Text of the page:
7. There are also divisions within Trumpism itself, which can be seen in the incoherent response to their mob violence. We have fools like Palin claiming it was a false flag operation, which is contradicted by Trump telling his supporters to march on the Capitol and several leading fash, alt-right, and QAnon activists spearheading the storming of the building, and hundreds of Trumpists recording their activities and boasting about them on social media. And there are the disappointments some will feel about Trump going on the record and disowning the action they undertook at his behest, and confusion over how, according to Trump, the election is a put up job and a fraud but is still acquiescing to the transfer of power. Striking while the Trumpists are in disarray and likely to split further is the wisest cause of action.

8. With Trumpism shaking to pieces, unfortunately there are going to be more outrages and terror attacks, like the suicide bombing of downtown Nashville by a conspiracy theorist. A movement without anywhere to go (for the moment) will drive some of its despairing adherents to extremes.

9. And the conditions for Trumpism have not gone away. Polarisation exists. Cultural anxieties exist. And the material base for fascism and the further evolution of rightwing populism persist. If only something could be done about it. Well, it can. Following the run-offs in Georgia, the Democrats now control the White House, the House of Representatives and, thanks to Kamala Harris's casting vote, the Senate. There are no excuses for not implementing the promises Biden made on the campaign trail, nor for the absence of a levelling up agenda and action on health care. Going on the offensive against Trumpism and its afters means rebuilding infrastructure, fuelling job growth through state-led investment in green industry, and offering the possibility of security versus precarity. This more than anything can begin the process of dissolving the mass basis for the American far right.

10. The American far right overreached on Wednesday, and the conditions are present to inflict a further strategic defeat. It is worth remembering there is nothing inevitable about the rise of the right. The authoritarians and would-be dictators don't have to win, and the forces of the left, even the forces of liberalism, are stronger on paper than what Trumpism and the alt-right can muster. There is the means and the opportunity to roll them over. Make it so.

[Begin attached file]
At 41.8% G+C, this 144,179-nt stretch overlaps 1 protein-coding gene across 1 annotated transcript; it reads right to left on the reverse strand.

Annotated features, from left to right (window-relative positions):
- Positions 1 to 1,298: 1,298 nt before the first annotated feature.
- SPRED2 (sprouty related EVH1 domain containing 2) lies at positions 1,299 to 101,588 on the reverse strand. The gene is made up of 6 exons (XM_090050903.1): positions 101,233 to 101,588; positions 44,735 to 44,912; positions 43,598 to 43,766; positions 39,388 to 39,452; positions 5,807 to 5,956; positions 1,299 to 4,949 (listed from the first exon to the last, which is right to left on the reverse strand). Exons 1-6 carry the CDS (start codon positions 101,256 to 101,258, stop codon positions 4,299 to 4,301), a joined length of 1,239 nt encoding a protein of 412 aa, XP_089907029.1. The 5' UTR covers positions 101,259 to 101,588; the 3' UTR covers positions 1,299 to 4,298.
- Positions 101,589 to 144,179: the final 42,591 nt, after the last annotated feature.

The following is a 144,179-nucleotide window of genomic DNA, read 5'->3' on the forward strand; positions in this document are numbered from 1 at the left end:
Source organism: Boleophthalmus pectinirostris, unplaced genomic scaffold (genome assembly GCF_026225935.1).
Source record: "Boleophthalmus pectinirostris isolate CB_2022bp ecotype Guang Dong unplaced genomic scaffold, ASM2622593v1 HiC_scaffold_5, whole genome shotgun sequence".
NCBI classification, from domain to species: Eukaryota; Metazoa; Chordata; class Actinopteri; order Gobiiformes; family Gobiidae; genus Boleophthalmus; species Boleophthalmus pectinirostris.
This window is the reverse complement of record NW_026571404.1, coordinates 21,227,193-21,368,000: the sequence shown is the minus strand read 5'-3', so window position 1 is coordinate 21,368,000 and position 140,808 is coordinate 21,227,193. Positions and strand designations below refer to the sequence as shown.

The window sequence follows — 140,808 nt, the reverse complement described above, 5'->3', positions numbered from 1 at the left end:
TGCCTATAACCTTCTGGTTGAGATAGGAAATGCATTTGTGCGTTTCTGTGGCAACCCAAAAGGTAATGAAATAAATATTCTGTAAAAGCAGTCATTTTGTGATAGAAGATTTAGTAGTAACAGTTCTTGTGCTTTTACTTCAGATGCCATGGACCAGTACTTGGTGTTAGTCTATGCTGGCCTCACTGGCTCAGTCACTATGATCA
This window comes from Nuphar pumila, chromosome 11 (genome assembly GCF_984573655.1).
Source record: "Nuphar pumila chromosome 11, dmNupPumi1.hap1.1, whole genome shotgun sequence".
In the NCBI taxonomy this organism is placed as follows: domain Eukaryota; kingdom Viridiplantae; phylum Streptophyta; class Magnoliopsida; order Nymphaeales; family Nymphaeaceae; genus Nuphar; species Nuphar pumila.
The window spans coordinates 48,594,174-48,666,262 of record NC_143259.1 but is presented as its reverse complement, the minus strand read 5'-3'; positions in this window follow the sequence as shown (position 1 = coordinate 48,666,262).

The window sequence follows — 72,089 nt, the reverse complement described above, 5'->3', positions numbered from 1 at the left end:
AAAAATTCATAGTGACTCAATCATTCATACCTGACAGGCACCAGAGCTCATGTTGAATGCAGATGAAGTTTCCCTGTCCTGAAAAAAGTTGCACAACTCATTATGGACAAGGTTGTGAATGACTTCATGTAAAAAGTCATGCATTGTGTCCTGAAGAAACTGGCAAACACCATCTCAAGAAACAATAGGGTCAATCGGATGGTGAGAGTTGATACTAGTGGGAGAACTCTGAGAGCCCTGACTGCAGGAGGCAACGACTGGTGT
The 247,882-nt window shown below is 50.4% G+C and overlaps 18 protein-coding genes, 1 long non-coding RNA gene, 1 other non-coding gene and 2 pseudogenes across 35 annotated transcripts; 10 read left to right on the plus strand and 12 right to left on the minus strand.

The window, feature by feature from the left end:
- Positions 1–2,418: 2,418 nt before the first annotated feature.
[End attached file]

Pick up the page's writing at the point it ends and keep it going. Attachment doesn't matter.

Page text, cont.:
Blissex said...

«the forces of the left, even the forces of liberalism»

The “forces of liberalism” regard the left as enemies and the conservatives as fellow rightists, still part of the same class.

It seems to me that the “forces of liberalism” in their "centrist"/neocon evolution have been doing a definite turn towards an authoritarianism as vicious as that of the conservatives. See for example Tony Blair, ASBOs, detention without trial, wars of aggression, anti trade-unionism, support for "political correctness", etc. etc.; mistaking liberalism for an ally of the left against the scarecrow of trumpism seems to me a grave mistake.

Robert said...

Would be wonderful if Trump's legacy was to split the Republican party and keep the right out of power for a generation. I fear it's too much to hope for.

Bruce said...

To think Biden or Democrats can or will alleviate our situation is blind. No "Green New Deal" or any other state intervention can help since, in our world, profits must still be made. But if profits could really be made there would be no need for state intervention. Capitalism cannot be made useful to societal well-being; it must be surpassed. But, alas, we cling to the things that kill us.

Anonymous said...

You astutely remark the right could be split between moderates and extremists and barred from power, yet consistently fail to recognise the effect in your own back yard, or haven't the Tories been in power for the past ten years?

BCFG said...

Before we begin, I am delighted that Trump lost, have no joy whatsoever at who won and think hardly anything will change as a result of Biden’s victory.

“There is a mass basis for this politics, and it has been cultivated for a long time.”